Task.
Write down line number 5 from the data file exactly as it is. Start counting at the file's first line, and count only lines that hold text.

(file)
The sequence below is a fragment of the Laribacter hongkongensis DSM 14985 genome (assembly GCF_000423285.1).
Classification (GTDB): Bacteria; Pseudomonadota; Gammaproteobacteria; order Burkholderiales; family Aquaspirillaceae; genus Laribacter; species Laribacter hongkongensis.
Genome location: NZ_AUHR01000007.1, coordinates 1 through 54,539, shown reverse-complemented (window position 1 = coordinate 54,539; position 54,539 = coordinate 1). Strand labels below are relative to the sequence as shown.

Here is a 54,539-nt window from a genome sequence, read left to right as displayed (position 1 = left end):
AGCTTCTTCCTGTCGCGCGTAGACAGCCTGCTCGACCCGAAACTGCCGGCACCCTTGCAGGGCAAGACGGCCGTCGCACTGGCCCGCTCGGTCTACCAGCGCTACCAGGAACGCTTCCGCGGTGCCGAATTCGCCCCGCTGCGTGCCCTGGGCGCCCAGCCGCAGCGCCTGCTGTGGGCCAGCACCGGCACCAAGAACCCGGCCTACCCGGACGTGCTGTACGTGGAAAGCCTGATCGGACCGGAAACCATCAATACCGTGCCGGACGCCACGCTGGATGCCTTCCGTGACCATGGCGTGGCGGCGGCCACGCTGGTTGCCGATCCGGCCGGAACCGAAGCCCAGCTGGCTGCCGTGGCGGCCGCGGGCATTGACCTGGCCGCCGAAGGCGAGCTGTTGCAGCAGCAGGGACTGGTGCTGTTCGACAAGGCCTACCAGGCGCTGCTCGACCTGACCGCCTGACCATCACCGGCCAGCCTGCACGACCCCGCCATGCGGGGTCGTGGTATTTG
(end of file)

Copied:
AGCTTCTTCCTGTCGCGCGTAGACAGCCTGCTCGACCCGAAACTGCCGGCACCCTTGCAGGGCAAGACGGCCGTCGCACTGGCCCGCTCGGTCTACCAGCGCTACCAGGAACGCTTCCGCGGTGCCGAATTCGCCCCGCTGCGTGCCCTGGGCGCCCAGCCGCAGCGCCTGCTGTGGGCCAGCACCGGCACCAAGAACCCGGCCTACCCGGACGTGCTGTACGTGGAAAGCCTGATCGGACCGGAAACCATCAATACCGTGCCGGACGCCACGCTGGATGCCTTCCGTGACCATGGCGTGGCGGCGGCCACGCTGGTTGCCGATCCGGCCGGAACCGAAGCCCAGCTGGCTGCCGTGGCGGCCGCGGGCATTGACCTGGCCGCCGAAGGCGAGCTGTTGCAGCAGCAGGGACTGGTGCTGTTCGACAAGGCCTACCAGGCGCTGCTCGACCTGACCGCCTGACCATCACCGGCCAGCCTGCACGACCCCGCCATGCGGGGTCGTGGTATTTG